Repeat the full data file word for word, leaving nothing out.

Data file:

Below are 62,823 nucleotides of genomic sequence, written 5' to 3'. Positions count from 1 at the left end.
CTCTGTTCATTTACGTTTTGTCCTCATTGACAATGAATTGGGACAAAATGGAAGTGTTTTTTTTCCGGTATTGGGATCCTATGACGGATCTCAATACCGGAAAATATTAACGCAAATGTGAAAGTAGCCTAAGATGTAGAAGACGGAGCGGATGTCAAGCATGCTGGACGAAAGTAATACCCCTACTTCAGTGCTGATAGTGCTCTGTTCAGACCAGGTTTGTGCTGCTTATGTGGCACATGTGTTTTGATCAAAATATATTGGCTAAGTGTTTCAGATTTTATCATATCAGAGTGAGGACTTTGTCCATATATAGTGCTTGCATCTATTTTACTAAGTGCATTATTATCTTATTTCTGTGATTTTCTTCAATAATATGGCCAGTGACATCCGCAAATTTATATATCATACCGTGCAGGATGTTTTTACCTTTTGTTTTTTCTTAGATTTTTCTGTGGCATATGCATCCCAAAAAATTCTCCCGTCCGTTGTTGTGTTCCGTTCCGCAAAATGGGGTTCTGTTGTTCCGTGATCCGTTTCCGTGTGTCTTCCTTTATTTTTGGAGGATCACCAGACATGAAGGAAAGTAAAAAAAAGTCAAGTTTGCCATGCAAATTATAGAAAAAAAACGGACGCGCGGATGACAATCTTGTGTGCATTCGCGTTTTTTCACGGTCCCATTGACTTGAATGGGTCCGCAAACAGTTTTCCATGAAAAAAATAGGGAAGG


Below are 62,823 nucleotides of genomic sequence, written 5' to 3'. Positions count from 1 at the left end.
CTCTGTTCATTTACGTTTTGTCCTCATTGACAATGAATTGGGACAAAATGGAAGTGTTTTTTTTCCGGTATTGGGATCCTATGACGGATCTCAATACCGGAAAATATTAACGCAAATGTGAAAGTAGCCTAAGATGTAGAAGACGGAGCGGATGTCAAGCATGCTGGACGAAAGTAATACCCCTACTTCAGTGCTGATAGTGCTCTGTTCAGACCAGGTTTGTGCTGCTTATGTGGCACATGTGTTTTGATCAAAATATATTGGCTAAGTGTTTCAGATTTTATCATATCAGAGTGAGGACTTTGTCCATATATAGTGCTTGCATCTATTTTACTAAGTGCATTATTATCTTATTTCTGTGATTTTCTTCAATAATATGGCCAGTGACATCCGCAAATTTATATATCATACCGTGCAGGATGTTTTTACCTTTTGTTTTTTCTTAGATTTTTCTGTGGCATATGCATCCCAAAAAATTCTCCCGTCCGTTGTTGTGTTCCGTTCCGCAAAATGGGGTTCTGTTGTTCCGTGATCCGTTTCCGTGTGTCTTCCTTTATTTTTGGAGGATCACCAGACATGAAGGAAAGTAAAAAAAAGTCAAGTTTGCCATGCAAATTATAGAAAAAAAACGGACGCGCGGATGACAATCTTGTGTGCATTCGCGTTTTTTCACGGTCCCATTGACTTGAATGGGTCCGCAAACAGTTTTCCATGAAAAAAATAGGGAAGG